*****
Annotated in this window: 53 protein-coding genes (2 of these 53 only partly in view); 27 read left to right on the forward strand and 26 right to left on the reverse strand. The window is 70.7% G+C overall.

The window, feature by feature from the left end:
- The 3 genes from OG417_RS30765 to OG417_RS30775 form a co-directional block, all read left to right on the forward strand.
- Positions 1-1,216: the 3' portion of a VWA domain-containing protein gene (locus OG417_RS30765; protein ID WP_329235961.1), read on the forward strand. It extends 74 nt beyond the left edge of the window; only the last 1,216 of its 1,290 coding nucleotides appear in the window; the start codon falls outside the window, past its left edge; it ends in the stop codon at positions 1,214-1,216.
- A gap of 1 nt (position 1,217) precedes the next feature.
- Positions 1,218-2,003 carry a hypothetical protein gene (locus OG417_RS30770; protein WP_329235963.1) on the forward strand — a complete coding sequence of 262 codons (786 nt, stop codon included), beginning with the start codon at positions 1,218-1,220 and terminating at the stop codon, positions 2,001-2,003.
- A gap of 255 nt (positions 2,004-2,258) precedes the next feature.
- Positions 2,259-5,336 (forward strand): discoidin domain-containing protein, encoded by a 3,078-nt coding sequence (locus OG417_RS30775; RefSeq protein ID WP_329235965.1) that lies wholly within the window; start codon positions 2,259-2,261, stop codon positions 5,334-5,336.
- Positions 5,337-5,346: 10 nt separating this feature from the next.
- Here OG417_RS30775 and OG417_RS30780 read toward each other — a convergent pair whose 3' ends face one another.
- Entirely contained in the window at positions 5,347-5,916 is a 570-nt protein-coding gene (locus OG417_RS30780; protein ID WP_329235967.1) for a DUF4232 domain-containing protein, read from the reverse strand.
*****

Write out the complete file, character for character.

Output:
Annotated in this window: 53 protein-coding genes (2 of these 53 only partly in view); 27 read left to right on the forward strand and 26 right to left on the reverse strand. The window is 70.7% G+C overall.

The window, feature by feature from the left end:
- The 3 genes from OG417_RS30765 to OG417_RS30775 form a co-directional block, all read left to right on the forward strand.
- Positions 1-1,216: the 3' portion of a VWA domain-containing protein gene (locus OG417_RS30765; protein ID WP_329235961.1), read on the forward strand. It extends 74 nt beyond the left edge of the window; only the last 1,216 of its 1,290 coding nucleotides appear in the window; the start codon falls outside the window, past its left edge; it ends in the stop codon at positions 1,214-1,216.
- A gap of 1 nt (position 1,217) precedes the next feature.
- Positions 1,218-2,003 carry a hypothetical protein gene (locus OG417_RS30770; protein WP_329235963.1) on the forward strand — a complete coding sequence of 262 codons (786 nt, stop codon included), beginning with the start codon at positions 1,218-1,220 and terminating at the stop codon, positions 2,001-2,003.
- A gap of 255 nt (positions 2,004-2,258) precedes the next feature.
- Positions 2,259-5,336 (forward strand): discoidin domain-containing protein, encoded by a 3,078-nt coding sequence (locus OG417_RS30775; RefSeq protein ID WP_329235965.1) that lies wholly within the window; start codon positions 2,259-2,261, stop codon positions 5,334-5,336.
- Positions 5,337-5,346: 10 nt separating this feature from the next.
- Here OG417_RS30775 and OG417_RS30780 read toward each other — a convergent pair whose 3' ends face one another.
- Entirely contained in the window at positions 5,347-5,916 is a 570-nt protein-coding gene (locus OG417_RS30780; protein ID WP_329235967.1) for a DUF4232 domain-containing protein, read from the reverse strand.